There will be two pop-up clinics offering the Moderna vaccine to students at Floyd Central High School and New Albany High School on April 22.
LOUISVILLE, Ky. — 2020 was the year of cancellations, no proms, graduations or end-of-year ceremonies but for the class of 2021, that may change.
New Albany Floyd County Schools will offer COVID-19 vaccines to students on campus to increase safety at large gatherings.
“This is a population that while they’re not greatly at risk by vaccinating them we can avoid them becoming a vector to people who are more at risk,” Floyd County Health Officer, Dr. Thomas Harris said.
There will be two pop-up clinics offering the Moderna vaccine to students at Floyd Central High School and New Albany High School on April 22. The health department is also talking to others schools in the county about hosting pop-up clinics.
“[Prom and graduation] tend to bring a lot of people close together,” Harris said. “We’ve been really fortunate we haven’t had a lot of direct school-related outbreaks but both of those events put people really close together and we want to try to avoid that.”
Jenny Higbie has two kids at New Albany High School. Her son plans to go to prom.
“Honestly I’m just happy for him to get vaccinated just in general,” Higbie said. “Just with going to his track meets and coming to school, traveling to different things with his friends and we’re going to do some college visits here soon.”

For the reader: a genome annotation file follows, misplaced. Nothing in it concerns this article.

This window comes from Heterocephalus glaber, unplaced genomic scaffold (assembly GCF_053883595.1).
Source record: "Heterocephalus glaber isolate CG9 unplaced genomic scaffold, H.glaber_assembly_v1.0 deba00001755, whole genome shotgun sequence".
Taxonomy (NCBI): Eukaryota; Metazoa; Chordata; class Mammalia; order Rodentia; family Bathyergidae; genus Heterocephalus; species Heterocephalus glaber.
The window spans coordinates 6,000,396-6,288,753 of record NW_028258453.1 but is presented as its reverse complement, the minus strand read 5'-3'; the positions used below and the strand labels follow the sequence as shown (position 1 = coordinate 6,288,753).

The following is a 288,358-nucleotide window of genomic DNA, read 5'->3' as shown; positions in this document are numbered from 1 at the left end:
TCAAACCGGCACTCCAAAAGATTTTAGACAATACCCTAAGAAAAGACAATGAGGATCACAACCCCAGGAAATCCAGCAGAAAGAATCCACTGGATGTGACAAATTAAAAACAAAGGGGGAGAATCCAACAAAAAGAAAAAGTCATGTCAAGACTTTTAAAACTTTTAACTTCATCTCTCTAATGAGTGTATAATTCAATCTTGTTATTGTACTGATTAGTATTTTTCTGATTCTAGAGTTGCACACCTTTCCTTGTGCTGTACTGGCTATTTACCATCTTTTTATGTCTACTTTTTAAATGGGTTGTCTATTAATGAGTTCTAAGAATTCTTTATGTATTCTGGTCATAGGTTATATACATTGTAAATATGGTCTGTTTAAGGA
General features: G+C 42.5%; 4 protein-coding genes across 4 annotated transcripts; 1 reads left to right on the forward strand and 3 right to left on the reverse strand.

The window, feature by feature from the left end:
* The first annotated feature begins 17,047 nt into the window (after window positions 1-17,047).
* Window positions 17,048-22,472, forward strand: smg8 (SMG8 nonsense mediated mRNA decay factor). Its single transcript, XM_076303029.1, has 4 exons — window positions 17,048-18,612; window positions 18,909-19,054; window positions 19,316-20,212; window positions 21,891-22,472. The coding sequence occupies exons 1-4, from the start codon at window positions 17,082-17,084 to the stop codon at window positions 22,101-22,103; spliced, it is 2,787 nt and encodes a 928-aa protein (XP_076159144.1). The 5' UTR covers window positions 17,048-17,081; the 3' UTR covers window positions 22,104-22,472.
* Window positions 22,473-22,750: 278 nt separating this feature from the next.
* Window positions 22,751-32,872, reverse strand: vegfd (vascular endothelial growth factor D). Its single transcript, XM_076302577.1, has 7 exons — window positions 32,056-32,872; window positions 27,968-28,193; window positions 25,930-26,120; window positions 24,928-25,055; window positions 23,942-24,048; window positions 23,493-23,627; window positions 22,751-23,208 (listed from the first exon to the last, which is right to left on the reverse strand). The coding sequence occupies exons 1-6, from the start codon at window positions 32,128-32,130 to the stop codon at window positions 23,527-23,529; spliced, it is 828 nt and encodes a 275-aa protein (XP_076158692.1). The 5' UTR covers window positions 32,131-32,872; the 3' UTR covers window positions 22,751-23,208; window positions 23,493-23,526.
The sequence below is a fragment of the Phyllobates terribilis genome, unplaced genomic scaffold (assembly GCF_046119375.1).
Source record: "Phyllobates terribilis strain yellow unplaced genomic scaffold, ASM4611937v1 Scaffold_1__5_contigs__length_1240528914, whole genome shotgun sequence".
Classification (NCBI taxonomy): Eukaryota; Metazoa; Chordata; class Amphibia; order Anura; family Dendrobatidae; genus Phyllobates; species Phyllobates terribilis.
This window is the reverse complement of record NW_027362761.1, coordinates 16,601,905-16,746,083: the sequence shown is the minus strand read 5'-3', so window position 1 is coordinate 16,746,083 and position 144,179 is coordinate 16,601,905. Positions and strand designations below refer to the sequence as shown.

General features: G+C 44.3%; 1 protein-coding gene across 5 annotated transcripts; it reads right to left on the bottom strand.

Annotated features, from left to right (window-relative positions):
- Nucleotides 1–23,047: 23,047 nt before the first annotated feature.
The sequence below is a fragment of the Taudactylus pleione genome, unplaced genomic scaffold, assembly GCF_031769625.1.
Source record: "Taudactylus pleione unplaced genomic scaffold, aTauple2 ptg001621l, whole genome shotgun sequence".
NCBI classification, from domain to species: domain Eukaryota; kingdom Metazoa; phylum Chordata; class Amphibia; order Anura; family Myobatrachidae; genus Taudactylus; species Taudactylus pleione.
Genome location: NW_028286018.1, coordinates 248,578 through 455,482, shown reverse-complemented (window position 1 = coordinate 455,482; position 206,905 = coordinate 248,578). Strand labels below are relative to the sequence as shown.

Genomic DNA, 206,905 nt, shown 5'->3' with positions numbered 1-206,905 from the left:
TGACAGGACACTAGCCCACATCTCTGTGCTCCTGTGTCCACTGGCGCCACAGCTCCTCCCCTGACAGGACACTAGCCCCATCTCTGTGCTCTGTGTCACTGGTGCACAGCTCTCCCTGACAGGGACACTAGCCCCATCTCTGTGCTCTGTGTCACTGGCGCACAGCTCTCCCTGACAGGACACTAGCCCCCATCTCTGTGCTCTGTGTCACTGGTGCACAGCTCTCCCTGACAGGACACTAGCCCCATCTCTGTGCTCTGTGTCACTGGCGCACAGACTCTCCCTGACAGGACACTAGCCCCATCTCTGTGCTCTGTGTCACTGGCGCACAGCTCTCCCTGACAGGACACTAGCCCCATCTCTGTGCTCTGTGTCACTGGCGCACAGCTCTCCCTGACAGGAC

Getting a vaccine is optional. If students want one they will need permission from a parent or guardian.
“This will save families from having to sign up for the clinic online via the state website, it will save them travel to and from the site, it saves some from having to leave work potentially or bring the student out of the school building and back for a clinic appointment,” school nurse and nursing supervisor at NAFCS, Andrea Tanner said.
Floyd Central High School is hosting this year’s prom on campus. 800 people typically attend the big event.
“I don’t know if it’s going to be that high but it could be,” principal Rob Willman said. “So that’s why we wanted to have it here we felt like we can accommodate every junior, senior who wanted to attend by having it here.”
Willman said the building will offer more room to social distance.
“And we’ve had vaccine clinics before,” he said. “We’ve had shot clinics here before so some we’re used to doing it anyway so why not go ahead and offer it.”
If the pop-up clinics are a success the health department will consider hosting more of them at schools.